She was barely picking at her food, not drinking regularly, and seemed to be having a hard time pooping. This was pretty similar to the situation that had her taken to the vet in January.

During January's vet visit, the doc explained this was a likely consequence of a flare-up of her kidney issues. They gave her subcutaneous fluids and sent her home with a prescription for Miralax and Gabapentin.

So, this morning it was off to the vet again for Miss Wu.

She was poked and prodded and palpated. The vet said that her colon didn't feel full, but there was something she was feeling up in her intestines that the vet didn't like the feel of. At all.

An ultrasound was scheduled for early next week and subcutaneous fluids were administered, but I know the sound of a vet who's hinting that I'm not going to like the results of the ultrasound, yet trying to not sound too negative until she's sure.

When she got home, Rannie perked up a bit from the fluids, and was cuddly and affectionate for a bit, before heading to the futon to curl up on a quilt.

We'll see how she does with dinner here in a bit.

Thursday, June 27, 2019

Faux Fujifilm...

Given the nature of eBay and other more-or-less global marketplaces, this is worth passing along if you're a retro film-shooting hipster like me...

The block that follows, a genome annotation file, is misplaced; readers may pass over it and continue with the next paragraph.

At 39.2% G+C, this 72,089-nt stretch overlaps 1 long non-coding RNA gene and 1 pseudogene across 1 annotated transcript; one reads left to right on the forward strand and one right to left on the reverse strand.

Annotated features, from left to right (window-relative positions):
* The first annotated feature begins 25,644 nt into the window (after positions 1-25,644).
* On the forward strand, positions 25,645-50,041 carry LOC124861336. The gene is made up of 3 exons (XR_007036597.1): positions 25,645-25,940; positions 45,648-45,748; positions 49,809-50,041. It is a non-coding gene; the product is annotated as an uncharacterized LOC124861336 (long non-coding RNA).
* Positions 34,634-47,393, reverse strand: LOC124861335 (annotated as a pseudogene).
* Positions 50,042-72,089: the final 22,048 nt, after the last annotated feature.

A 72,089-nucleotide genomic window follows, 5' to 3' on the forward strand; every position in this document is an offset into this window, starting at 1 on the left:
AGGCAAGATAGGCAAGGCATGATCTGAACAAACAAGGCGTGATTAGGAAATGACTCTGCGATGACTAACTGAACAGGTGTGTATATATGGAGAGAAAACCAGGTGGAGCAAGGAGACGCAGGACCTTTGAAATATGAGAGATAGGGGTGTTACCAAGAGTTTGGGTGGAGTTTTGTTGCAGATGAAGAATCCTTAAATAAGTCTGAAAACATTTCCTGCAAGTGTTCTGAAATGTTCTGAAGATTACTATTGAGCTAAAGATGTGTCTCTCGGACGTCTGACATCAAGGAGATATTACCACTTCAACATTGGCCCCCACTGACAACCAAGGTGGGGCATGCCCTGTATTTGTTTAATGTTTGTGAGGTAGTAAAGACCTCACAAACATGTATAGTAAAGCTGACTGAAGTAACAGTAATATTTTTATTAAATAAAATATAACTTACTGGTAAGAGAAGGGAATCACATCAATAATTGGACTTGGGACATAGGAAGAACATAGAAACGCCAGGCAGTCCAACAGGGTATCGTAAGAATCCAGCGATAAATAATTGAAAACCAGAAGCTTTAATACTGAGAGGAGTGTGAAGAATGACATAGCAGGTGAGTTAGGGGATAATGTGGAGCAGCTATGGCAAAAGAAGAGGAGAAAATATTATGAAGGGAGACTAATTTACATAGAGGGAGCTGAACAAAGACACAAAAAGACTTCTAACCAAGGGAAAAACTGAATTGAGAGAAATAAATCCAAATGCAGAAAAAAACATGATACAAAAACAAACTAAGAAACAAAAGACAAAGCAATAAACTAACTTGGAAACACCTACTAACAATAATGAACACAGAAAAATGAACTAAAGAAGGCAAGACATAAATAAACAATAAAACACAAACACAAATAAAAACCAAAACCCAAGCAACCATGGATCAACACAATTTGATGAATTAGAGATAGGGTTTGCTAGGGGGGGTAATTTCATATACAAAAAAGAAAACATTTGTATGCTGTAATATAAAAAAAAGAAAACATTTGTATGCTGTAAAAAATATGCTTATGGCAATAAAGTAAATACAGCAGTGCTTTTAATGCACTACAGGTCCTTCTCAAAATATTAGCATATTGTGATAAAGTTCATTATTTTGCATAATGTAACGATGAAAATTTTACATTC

Apparently there's fake "Fujifilm" circulating out there. Worse, it's a 35mm movie film stock that can't be processed in C41 and could contaminate the chemistry if someone tried.

The Shallows

As far back as 2013 I noted how my reading was being impacted by the fact that I was doing most of it via the Kindle app on an iPad.
"[T]he difference between reading on the iPad and reading a regular book is that on the Apple product, the distraction machine is built right in. Reading a history book and encounter something that tickles your hindbrain? Wikipedia is a button press and screen touch away! And while you're in there, better check your Facebook and Twitter, and see if anybody's posted in that forum thread you replied to, and your email account just chimed, and... where were we? Oh, yeah... page three. Still."
In and of itself, ebook technology is a marvel; your whole library in your pocket!

But avoiding the distraction machine is hard. Worse, the distraction machine itself alters the way you think.